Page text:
If you’ve worked your business up from the ground, the chances are that you’ll know everything about it – in terms of profits and losses, numbers of staff, business practices and codes of conduct. However, if you were asked for the total value of your business, would you have an answer ready?
Consider the possibility that you may wish to sell your business in future. Perhaps you’ve been asked to partner in an exciting new venture, or you’ve set your heart on moving abroad? You may simply want to spend more time with your family. Whatever the reason, an accurate independent business valuation can make the process of selling a business far less stressful, and much more likely to succeed. Conversely, a business valuation could even change your mind about selling – so it’s an essential task if you’re considering a change.
The business valuation process is complex, based not just on your bottom line profits, but a multitude of figures and factors – both quantitative and intangible. For this reason it is recommended that you consult several accountants or business brokers before any negotiations or discussions, to ensure you have a comprehensive and objective figure for the value of your business.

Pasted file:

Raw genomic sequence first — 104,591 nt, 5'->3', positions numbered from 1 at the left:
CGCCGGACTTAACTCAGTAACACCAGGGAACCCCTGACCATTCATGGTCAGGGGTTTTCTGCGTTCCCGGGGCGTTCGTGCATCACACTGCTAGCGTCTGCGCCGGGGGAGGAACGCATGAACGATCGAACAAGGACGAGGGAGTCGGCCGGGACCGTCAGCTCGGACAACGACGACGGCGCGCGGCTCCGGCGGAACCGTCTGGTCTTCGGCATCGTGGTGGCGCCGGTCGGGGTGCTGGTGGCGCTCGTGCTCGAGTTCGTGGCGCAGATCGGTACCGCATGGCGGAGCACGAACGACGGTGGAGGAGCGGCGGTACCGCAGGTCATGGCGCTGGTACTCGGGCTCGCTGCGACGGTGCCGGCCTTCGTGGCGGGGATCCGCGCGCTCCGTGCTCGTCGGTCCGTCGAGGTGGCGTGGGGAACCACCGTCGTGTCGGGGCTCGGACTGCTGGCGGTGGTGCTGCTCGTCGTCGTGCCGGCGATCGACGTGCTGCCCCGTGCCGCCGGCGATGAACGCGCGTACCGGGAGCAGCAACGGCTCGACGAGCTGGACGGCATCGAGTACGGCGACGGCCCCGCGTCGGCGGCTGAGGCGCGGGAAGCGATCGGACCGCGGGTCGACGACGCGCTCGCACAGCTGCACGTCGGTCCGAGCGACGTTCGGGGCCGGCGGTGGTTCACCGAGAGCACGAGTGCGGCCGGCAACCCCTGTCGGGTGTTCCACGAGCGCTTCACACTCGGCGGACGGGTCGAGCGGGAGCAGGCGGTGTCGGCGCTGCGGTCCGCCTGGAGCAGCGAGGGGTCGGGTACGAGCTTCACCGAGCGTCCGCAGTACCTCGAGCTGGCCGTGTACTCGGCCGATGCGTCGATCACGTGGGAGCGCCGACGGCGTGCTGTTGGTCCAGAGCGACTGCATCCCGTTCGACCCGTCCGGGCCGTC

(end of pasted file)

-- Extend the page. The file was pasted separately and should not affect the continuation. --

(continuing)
In terms of quantifiable and measurable data, an accountant or business broker will compile a broad overview of your financial situation, including a history of any profits or losses, overall revenue, and cash flow. On top of this, the value of your existing stock and any owned properties, like warehouses or shops, will be taken into consideration. Finally, the value of any company vehicles, equipment and fittings can be calculated and taken into account.
Other factors, which are less measurable but just as significant during the business valuation, also help to provide an accurate picture of your company’s value. Financial figures provide an objective and useful insight into material value, but they are irrelevant when we consider a company’s reputation and their image. Therefore, business brokers will often analyse the general public’s reception towards a business when completing a valuation. Relationships with both customers and suppliers will be considered, as will the success of any competitors. During the business valuation, accountants or brokers may also consider the likelihood of potential threats or opportunities on the horizon, like changes in regulations or new government initiatives.
With so many factors affecting the value of a company, sometimes different brokers or accountants will produce highly varied figures during their business valuation. For this reason it can be useful to visit several, to eliminate any anomalies and provide you with a more in-depth insight into the potential value of your company. Knowledge really is power when it comes to selling a business, and with an accurate sense of the value of your business, you ensure that you won’t waste your time with unrealistically high expectations, or spend years regretting the decision to sell too low.